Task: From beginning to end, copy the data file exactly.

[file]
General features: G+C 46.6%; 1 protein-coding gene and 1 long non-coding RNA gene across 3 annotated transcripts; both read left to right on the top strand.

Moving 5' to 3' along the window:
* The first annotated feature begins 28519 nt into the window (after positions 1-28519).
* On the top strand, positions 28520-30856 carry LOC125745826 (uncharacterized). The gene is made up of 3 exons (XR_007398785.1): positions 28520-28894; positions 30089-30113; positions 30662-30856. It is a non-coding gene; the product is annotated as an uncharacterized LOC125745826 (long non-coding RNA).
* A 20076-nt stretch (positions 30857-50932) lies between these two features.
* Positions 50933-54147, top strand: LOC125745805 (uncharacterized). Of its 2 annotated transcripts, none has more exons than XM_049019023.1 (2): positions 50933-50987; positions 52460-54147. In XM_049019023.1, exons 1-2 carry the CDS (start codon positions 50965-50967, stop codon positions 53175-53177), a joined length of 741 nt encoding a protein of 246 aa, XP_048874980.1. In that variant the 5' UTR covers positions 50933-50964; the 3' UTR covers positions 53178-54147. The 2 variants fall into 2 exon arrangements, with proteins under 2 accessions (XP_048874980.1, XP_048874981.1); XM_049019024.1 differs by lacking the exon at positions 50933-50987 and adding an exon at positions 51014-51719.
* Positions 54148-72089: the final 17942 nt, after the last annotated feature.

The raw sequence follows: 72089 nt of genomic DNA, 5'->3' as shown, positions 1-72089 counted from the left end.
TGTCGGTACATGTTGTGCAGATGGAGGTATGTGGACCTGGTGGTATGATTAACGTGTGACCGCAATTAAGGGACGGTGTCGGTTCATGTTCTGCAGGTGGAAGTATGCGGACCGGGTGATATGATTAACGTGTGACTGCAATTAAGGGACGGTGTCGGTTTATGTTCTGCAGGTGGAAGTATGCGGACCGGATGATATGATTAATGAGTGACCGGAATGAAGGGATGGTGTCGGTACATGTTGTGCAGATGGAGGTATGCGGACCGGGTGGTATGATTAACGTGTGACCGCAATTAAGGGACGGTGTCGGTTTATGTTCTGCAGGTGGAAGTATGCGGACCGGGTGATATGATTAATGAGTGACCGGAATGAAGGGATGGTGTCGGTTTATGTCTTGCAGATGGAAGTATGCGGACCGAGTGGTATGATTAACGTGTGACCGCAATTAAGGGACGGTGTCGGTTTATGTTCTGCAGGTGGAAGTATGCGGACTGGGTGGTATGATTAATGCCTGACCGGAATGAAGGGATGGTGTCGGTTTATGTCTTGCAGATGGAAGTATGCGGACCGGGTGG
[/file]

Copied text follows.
General features: G+C 46.6%; 1 protein-coding gene and 1 long non-coding RNA gene across 3 annotated transcripts; both read left to right on the top strand.

Moving 5' to 3' along the window:
* The first annotated feature begins 28519 nt into the window (after positions 1-28519).
* On the top strand, positions 28520-30856 carry LOC125745826 (uncharacterized). The gene is made up of 3 exons (XR_007398785.1): positions 28520-28894; positions 30089-30113; positions 30662-30856. It is a non-coding gene; the product is annotated as an uncharacterized LOC125745826 (long non-coding RNA).
* A 20076-nt stretch (positions 30857-50932) lies between these two features.
* Positions 50933-54147, top strand: LOC125745805 (uncharacterized). Of its 2 annotated transcripts, none has more exons than XM_049019023.1 (2): positions 50933-50987; positions 52460-54147. In XM_049019023.1, exons 1-2 carry the CDS (start codon positions 50965-50967, stop codon positions 53175-53177), a joined length of 741 nt encoding a protein of 246 aa, XP_048874980.1. In that variant the 5' UTR covers positions 50933-50964; the 3' UTR covers positions 53178-54147. The 2 variants fall into 2 exon arrangements, with proteins under 2 accessions (XP_048874980.1, XP_048874981.1); XM_049019024.1 differs by lacking the exon at positions 50933-50987 and adding an exon at positions 51014-51719.
* Positions 54148-72089: the final 17942 nt, after the last annotated feature.

The raw sequence follows: 72089 nt of genomic DNA, 5'->3' as shown, positions 1-72089 counted from the left end.
TGTCGGTACATGTTGTGCAGATGGAGGTATGTGGACCTGGTGGTATGATTAACGTGTGACCGCAATTAAGGGACGGTGTCGGTTCATGTTCTGCAGGTGGAAGTATGCGGACCGGGTGATATGATTAACGTGTGACTGCAATTAAGGGACGGTGTCGGTTTATGTTCTGCAGGTGGAAGTATGCGGACCGGATGATATGATTAATGAGTGACCGGAATGAAGGGATGGTGTCGGTACATGTTGTGCAGATGGAGGTATGCGGACCGGGTGGTATGATTAACGTGTGACCGCAATTAAGGGACGGTGTCGGTTTATGTTCTGCAGGTGGAAGTATGCGGACCGGGTGATATGATTAATGAGTGACCGGAATGAAGGGATGGTGTCGGTTTATGTCTTGCAGATGGAAGTATGCGGACCGAGTGGTATGATTAACGTGTGACCGCAATTAAGGGACGGTGTCGGTTTATGTTCTGCAGGTGGAAGTATGCGGACTGGGTGGTATGATTAATGCCTGACCGGAATGAAGGGATGGTGTCGGTTTATGTCTTGCAGATGGAAGTATGCGGACCGGGTGG